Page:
Site of Scotland’s First Legal Distillery Examined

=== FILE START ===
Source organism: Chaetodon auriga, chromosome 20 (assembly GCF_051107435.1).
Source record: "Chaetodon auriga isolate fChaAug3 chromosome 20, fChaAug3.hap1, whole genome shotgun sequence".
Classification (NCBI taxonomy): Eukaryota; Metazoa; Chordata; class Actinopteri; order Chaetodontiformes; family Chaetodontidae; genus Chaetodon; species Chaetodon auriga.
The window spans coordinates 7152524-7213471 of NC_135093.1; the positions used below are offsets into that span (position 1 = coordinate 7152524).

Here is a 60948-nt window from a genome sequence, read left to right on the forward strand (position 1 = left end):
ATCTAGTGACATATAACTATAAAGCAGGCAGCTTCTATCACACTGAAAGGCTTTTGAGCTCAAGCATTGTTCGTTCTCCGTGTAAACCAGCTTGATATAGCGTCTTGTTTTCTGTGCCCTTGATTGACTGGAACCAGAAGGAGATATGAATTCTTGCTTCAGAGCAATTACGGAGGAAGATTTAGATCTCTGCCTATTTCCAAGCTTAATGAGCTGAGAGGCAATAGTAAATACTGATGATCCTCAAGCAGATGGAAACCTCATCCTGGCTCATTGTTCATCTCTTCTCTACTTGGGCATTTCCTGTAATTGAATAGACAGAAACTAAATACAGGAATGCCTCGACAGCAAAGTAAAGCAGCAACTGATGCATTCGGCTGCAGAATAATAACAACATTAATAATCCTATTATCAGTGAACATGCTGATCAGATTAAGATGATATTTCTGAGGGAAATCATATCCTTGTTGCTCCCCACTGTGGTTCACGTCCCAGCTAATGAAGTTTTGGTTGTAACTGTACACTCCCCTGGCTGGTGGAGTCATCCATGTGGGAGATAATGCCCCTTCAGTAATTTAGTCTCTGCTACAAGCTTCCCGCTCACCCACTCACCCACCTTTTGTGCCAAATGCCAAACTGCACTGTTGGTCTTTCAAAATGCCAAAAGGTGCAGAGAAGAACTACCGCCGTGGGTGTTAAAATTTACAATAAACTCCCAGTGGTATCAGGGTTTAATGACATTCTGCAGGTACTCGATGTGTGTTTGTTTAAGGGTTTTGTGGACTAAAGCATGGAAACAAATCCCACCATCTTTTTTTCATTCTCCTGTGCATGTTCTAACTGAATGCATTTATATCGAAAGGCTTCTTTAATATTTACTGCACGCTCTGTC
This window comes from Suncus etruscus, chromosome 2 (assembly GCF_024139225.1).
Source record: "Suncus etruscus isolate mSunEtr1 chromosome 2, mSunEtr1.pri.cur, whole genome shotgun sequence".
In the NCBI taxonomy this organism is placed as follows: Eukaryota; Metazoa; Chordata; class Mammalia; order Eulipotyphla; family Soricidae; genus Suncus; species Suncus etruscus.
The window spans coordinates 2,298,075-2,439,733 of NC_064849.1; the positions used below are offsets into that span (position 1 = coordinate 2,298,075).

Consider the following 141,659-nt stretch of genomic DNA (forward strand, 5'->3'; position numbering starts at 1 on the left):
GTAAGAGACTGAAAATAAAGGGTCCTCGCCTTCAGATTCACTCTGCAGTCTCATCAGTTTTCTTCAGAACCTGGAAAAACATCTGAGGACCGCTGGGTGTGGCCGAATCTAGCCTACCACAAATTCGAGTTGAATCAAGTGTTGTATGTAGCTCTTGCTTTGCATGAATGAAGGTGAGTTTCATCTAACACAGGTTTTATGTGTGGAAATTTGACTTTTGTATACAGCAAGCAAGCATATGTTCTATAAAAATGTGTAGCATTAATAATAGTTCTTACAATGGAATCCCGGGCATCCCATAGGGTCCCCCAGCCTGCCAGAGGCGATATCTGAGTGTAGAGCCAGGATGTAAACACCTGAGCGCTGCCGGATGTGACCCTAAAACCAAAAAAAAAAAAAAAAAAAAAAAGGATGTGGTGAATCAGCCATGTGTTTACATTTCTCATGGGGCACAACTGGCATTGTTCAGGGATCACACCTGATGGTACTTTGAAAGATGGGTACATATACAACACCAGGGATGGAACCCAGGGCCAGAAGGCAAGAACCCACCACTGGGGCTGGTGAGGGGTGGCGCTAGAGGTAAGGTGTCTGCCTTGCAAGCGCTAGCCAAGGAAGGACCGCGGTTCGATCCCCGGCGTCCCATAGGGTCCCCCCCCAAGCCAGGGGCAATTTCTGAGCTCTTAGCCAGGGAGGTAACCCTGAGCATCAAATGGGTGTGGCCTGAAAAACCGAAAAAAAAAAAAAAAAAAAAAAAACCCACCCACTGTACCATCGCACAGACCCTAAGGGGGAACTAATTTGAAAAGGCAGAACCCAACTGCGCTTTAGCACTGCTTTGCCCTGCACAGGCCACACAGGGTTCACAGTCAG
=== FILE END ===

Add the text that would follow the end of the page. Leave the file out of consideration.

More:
Scotland Glenlivet ExcavationSPEYSIDE, SCOTLAND—The Scotsman reports that archaeologists from the National Trust for Scotland, who have been studying illegal still sites in the Scottish Highlands, are now investigating the site of a distillery where farmer George Smith began producing legal whisky in 1824. To do so, he paid a licensing fee under the 1823 Excise Act, and a set payment per gallon of spirit he produced. “The distillery we are working on here is a nice bridge between the small-scale illicit distilling and large-scale industrial production,” explained archaeologist Derek Alexander. So far, the excavation has uncovered a piece of an exciseman’s padlock and pieces of a barrel. “We have also found the outline of the fireplaces where the stills were sitting,” Alexander said. The researchers have uncovered waste products of the distillation process, and hope to find evidence of grain drying. Smith’s operation eventually outgrew the site and moved in 1859 about a half-mile away to take advantage of a better supply of running water to power the machinery necessary to produce Glenlivet on an industrial scale. For more about the site’s discovery, go to “Around the World: Scotland.”


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